Ri­val How Rocky stole march on

The Sunday Mail (Queensland) - - NEWS - MICHAEL MADI­GAN

IT WAS 1857 and the prison hulks that brought con­victs to Aus­tralia were be­ing re­tired on the River Thames, the fa­ther of Fed­er­a­tion, Al­fred Deakin, was cel­e­brat­ing his first birth­day, and on the cor­ner of Quay and Fitzroy streets in Rock­hamp­ton, Richard Parker was build­ing a slab hut called The Bush Inn.

On a Septem­ber af­ter­noon 160 years later, Kahley Bryson is pulling beers on ex­actly the same spot, gaz­ing up at the or­nate ceil­ing of the Cri­te­rion Ho­tel and mar­vel­ling at the gen­er­a­tions that have come and gone.

“It’s kind of cool to be work­ing in a pub that’s 160 years old,’’ says Kahley. “I of­ten think about all the beer that’s been drunk here.’’

The beer-keg count prob­a­bly passed the 100,000 mark sev­eral decades ago, and in­side the plush con­fines of the Cri­te­rion, a new gen­er­a­tion of drinkers is en­sur­ing the am­ber liq­uid will flow on for another cen­tury.

The “Cri’’ is one of the state’s old­est pubs if we de­fine old­est by its ex­is­tence on one par­cel of land. Swirling around the pub is a wealth of his­tory reach­ing back to the great­est Queens­land gold rush that never was.

One of Queens­land’s grand ladies, Lorna Lor­raine McDon­ald, OAM – the cel­e­brated his­to­rian who died last June just weeks short of her 100th birth­day – recorded the 1858 Canoona gold rush as one of the big­gest fizzers of all time.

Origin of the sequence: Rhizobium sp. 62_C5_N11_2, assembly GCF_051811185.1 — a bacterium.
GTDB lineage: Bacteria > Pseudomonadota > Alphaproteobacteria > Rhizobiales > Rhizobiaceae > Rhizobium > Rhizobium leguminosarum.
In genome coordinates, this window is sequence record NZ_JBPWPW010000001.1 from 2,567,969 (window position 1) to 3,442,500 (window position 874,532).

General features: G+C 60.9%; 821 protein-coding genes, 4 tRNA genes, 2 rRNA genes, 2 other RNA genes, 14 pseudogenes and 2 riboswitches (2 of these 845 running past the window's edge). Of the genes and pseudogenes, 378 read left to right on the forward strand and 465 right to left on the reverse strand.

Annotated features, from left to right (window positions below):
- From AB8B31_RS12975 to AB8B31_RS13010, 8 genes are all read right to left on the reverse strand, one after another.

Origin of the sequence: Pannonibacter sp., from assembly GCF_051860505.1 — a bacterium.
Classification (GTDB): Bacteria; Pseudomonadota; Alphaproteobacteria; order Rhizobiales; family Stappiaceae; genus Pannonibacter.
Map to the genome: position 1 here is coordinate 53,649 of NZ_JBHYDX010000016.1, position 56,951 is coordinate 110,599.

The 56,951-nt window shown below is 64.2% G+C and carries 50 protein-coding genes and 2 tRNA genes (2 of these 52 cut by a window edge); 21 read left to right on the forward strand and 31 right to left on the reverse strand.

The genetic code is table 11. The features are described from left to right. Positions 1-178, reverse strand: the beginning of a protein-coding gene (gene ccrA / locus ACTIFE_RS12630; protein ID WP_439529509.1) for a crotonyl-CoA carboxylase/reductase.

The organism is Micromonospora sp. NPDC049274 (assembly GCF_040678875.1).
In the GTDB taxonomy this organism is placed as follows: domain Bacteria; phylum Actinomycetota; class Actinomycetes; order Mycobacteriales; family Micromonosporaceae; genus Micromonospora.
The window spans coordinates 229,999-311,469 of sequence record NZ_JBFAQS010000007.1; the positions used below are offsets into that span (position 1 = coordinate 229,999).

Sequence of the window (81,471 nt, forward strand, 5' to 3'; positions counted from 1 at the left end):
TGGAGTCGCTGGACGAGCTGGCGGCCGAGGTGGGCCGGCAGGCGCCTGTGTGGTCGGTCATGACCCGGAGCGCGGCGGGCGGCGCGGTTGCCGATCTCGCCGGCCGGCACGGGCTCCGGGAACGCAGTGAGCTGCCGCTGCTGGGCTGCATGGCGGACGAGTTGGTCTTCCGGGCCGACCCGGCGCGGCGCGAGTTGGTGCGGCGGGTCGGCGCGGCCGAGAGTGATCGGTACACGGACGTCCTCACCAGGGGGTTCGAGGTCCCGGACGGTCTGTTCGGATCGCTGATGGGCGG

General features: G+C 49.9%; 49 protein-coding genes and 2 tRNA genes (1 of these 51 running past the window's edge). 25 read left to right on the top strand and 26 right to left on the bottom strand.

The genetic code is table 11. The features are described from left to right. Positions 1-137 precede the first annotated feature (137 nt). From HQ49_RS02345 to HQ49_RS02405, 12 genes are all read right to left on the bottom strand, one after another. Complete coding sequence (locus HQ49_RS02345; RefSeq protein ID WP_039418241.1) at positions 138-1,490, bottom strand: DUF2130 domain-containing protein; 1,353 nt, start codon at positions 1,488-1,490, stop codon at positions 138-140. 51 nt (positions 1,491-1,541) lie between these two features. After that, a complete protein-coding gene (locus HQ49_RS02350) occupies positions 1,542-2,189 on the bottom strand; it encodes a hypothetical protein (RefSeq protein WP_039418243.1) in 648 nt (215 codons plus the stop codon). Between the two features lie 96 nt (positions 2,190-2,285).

Thou­sands of peo­ple ar­rived from Syd­ney and Mel­bourne to what was still the far north­ern reaches of NSW, armed with picks and shov­els to mine gold at Canoona, about 40km north of Rock­hamp­ton, only to find rocks and scrub. Yet Dr McDon­ald found it was Canoona that se­cured Rock­hamp­ton’s fu­ture, as dis­ap­pointed min­ers re­treated to the tiny out­post by the Fitzroy River, many drown­ing their sor­rows at the Bush Inn. In 1859, as Queens­land pre­pared to be­come a state, Rock­hamp­ton was a hive of ac­tiv­ity, and the nearby town of Glad­stone – hop­ing to be­come the state cap­i­tal – was shunted aside as re­sources were poured into Rocky.

“In (Canoona) at­tract­ing the nu­cleus of a per­ma­nent pop­u­la­tion to Rock­hamp­ton, it for­ever put an end to hopes in some quar­ters that Glad­stone would be­come the cap­i­tal of the new Colony of Queens­land (pro­claimed in De­cem­ber 1859),’’ Dr McDon­ald wrote.

As for the Bush Inn, it thrived un­til 1862, when a knock­about cus­tomer be­came man­ager and re­branded it “The Cri­te­rion Ho­tel”.

To­day’s own­ers, Me­gan and Ryan Turn­bull, in­tend to safe­guard the pub’s his­tor­i­cal in­tegrity.

“There’s a lot of his­tory here and we’re proud to pre­serve it,’’ says Ryan.


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